MTH 131 Chapter Objectives

Steve Kifowit, Waubonsee Community College

Chapter 2

  1. State and explain the informal definition of limit.
  2. Estimate limits graphically and numerically.
  3. State and explain, with examples, the ways limits may fail to exist.
  4. Estimate and evaluate one-sided limits.
  5. Use one-sided limits to justify that a limit does not exist.
  6. Determine one-sided and two-sided infinite limits.
  7. Find and sketch the vertical asymptotes of the graph of a function.
  8. Use limit laws to evaluate limits.
  9. Use substitution to evaluate limits.
  10. Use algebraic techniques to resolve 0/0 indeterminate forms.
  11. Use the squeeze theorem to evaluate limits.
  12. Use trigonometric techniques to resolve 0/0 indeterminate forms.
  13. Use the definition of continuity to determine if a function is continuous at a point.
  14. Use the properties of continuity to determine if a function is continuous at a point or on an interval.
  15. Classify discontinuities.
  16. Apply the Intermediate Value Theorem.
  17. Use the formal definition of limit to prove certain limits.
  18. Find a delta corresponding to a particular epsilon by using analytical, numerical, or graphical techniques.

Chapter 3

  1. State, explain, and illustrate the limit definition of derivative.
  2. Use the limit definition of derivative to evaluate a derivative.
  3. Interpret the derivative as the slope of a tangent line.
  4. Find equations of tangent lines.
  5. Determine when a derivative does not exist.
  6. Graph the derivative function from the graph of a given function.
  7. Evaluate derivatives (and higher-order derivatives) using basic differentiation rules.
  8. Calculate an average rate of change (i.e., slope of a secant line).
  9. Interpret the derivative as an instantaneous rate of change.
  10. Solve problems involving motion along a line.
  11. Solve various application problems involving rates of change.
  12. Evaluate derivatives of trigonometric functions.
  13. Identify compositions of functions, and write a function as a composition of two functions.
  14. Use the chain rule to differentiate compositions of functions.
  15. Use implicit differentiation to find the derivative of an implicitly-defined function.
  16. Find equations of the lines tangent and normal to the graph of an implicitly-defined function.
  17. Compute the derivative of an inverse function.
  18. Evaluate derivatives involving the inverse trigonometric functions.
  19. Compute the derivative of an exponential function of any base.
  20. Compute the derivative of a logarithmic function of any base.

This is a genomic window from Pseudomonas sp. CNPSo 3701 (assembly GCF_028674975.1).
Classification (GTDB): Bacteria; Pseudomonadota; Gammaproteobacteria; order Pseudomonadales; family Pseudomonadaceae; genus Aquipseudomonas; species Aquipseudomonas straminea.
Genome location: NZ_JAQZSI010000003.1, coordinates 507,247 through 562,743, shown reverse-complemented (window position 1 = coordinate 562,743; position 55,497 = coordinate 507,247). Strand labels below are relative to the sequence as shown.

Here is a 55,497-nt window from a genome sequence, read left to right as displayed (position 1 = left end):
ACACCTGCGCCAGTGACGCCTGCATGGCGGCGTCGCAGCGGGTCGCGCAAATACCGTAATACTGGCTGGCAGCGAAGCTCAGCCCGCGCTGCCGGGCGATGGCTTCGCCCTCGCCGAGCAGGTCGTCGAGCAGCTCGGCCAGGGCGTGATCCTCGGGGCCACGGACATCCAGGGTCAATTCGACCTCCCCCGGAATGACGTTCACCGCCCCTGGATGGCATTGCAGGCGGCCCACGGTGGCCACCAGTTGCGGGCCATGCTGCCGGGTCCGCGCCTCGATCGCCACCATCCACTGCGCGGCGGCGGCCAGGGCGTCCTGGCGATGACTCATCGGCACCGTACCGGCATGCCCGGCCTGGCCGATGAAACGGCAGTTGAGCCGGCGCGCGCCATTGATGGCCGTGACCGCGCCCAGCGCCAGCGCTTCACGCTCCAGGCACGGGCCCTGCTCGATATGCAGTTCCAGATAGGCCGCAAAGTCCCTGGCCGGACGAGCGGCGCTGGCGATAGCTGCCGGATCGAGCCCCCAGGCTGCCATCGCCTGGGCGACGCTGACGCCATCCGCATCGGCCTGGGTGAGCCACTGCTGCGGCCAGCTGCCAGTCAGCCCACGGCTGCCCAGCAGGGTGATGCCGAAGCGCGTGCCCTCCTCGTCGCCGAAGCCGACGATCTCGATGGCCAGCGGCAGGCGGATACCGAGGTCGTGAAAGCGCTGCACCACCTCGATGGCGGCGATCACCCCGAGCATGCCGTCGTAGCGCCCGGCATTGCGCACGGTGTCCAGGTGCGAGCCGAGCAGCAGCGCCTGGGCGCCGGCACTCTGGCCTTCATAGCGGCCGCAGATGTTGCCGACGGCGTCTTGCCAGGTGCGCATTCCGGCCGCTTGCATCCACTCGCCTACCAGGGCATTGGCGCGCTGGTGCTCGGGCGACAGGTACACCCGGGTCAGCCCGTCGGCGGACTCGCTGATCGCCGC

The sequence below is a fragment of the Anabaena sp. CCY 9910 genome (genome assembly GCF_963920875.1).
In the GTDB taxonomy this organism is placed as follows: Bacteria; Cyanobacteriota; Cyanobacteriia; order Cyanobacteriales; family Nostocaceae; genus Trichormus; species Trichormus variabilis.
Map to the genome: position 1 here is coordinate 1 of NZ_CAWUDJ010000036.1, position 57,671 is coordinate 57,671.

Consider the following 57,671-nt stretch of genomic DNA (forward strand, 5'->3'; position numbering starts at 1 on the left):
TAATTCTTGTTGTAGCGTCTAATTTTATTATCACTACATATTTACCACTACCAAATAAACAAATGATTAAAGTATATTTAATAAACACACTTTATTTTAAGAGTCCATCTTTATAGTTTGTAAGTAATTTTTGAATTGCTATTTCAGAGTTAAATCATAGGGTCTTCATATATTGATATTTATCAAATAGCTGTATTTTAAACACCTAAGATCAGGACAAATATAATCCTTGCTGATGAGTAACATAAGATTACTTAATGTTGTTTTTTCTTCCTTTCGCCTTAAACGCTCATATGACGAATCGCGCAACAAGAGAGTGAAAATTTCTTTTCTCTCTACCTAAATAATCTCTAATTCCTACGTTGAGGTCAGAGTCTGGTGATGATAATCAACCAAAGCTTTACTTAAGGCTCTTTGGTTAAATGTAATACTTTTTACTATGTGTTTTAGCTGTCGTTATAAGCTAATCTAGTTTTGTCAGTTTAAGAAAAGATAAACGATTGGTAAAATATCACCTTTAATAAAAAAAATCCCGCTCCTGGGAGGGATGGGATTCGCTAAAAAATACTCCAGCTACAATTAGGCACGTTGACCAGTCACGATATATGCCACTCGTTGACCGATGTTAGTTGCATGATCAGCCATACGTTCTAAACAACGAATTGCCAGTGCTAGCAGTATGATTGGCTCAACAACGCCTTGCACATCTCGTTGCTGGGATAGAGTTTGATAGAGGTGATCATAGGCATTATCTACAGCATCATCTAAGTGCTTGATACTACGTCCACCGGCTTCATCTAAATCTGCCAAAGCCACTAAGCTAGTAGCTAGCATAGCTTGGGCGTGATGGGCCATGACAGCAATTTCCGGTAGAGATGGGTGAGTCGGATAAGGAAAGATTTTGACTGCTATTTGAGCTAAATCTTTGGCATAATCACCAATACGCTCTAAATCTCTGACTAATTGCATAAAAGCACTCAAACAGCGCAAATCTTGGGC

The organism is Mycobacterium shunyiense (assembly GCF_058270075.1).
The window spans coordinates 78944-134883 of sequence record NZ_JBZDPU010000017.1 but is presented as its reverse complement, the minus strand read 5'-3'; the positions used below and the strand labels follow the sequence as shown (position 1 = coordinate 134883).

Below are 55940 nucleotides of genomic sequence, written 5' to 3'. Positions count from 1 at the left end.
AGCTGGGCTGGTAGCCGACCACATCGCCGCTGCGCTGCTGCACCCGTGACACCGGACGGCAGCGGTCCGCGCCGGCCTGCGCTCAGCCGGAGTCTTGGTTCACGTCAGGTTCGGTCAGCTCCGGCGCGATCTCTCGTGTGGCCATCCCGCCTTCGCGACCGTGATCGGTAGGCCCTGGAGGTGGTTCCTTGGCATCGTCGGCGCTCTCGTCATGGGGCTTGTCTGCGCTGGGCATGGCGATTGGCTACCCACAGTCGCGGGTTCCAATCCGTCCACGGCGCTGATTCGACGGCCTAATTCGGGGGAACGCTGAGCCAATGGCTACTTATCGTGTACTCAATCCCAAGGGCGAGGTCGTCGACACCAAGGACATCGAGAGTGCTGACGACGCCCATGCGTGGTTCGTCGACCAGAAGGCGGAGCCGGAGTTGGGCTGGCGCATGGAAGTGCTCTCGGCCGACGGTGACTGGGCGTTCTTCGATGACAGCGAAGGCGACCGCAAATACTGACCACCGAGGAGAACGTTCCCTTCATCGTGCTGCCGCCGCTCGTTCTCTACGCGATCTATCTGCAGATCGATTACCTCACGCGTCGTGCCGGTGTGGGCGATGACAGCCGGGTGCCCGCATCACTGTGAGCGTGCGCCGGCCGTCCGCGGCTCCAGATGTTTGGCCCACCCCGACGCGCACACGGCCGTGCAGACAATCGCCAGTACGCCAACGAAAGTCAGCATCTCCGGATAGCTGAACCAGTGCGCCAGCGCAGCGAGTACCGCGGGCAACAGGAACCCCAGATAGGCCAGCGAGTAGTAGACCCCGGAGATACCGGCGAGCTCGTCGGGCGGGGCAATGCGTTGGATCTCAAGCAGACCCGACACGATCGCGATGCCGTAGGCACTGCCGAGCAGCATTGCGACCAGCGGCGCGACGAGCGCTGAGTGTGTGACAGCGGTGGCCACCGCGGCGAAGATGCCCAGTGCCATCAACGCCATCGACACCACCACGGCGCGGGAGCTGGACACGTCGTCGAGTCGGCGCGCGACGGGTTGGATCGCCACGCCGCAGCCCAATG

21. Use logarithmic differentiation.

Chapter 4

  1. Use implicit differentiation to relate rates.
  2. Solve application problems involving related rates.
  3. Determine the linearization of a function at a point.
  4. Use the linearization at a point to approximate function values near the point.
  5. Compute differentials.
  6. Find the critical numbers of a function.
  7. Determine whether an extreme value is absolute or relative.
  8. Find the absolute extreme values of a continuous function on a closed, bounded interval.
  9. State, explain, and apply Rolle's Theorem.
  10. State, explain, and apply the Mean Value Theorem.
  11. Use the first derivative to find intervals on which a function is increasing/decreasing.
  12. Use the first derivative test to locate relative extrema.
  13. Use the second derivative to find intervals on which the graph of a function is concave up/down.
  14. Find the points of inflection of the graph of a function.
  15. Apply the second derivative test to classify relative extrema.
  16. Evaluate limits at infinity.
  17. Find the horizontal asymptotes of the graph of a function.
  18. Use calculus techniques to solve application problems involving optimization.
  19. Identify indeterminate forms.
  20. Apply L'Hopital's rule to resolve indeterminate forms.
  21. Use algebraic techniques to rewrite limits so that L'Hopital's rule applies.
  22. Use Newton's method to approximate the zeros of a function.
  23. Use tangent lines to illustrate Newton's method.
  24. Use basic integration rules to evaluate indefinite integrals.
  25. Solve initial value problems.

Chapter 5

  1. Use rectangles to approximate the area of a bounded region under the graph of a function.
  2. Use upper and lower sums to approximate area.
  3. Compute a Riemann sum for a function on an interval.
  4. Define and interpret the definite integral of a function on an interval.
  5. Use Riemann sums to approximate definite integrals.
  6. Use properties of the definite integral to simplify and evaluate integrals.
  7. Use area to evaluate definite integrals.
  8. Use the definite integral to define the average value of a function.
  9. Use the Fundamental Theorem of Calculus to evaluate definite integrals.
  10. Use and evaluate definite integrals in applications involving area and average value.
  11. Interpret an integral with variable bounds as an accumulation function.
  12. Use the Fundamental Theorem of Calculus to differentiate functions defined by integrals.
  13. Use substitution to evaluate indefinite integrals.
  14. Use substitution to evaluate definite integrals.
  15. Evaluate integrals involving exponential functions.
  16. Evaluate integrals that result in logarithmic functions.
  17. Evaluate integrals that result in inverse trigonometric functions.

Last updated August 17, 2020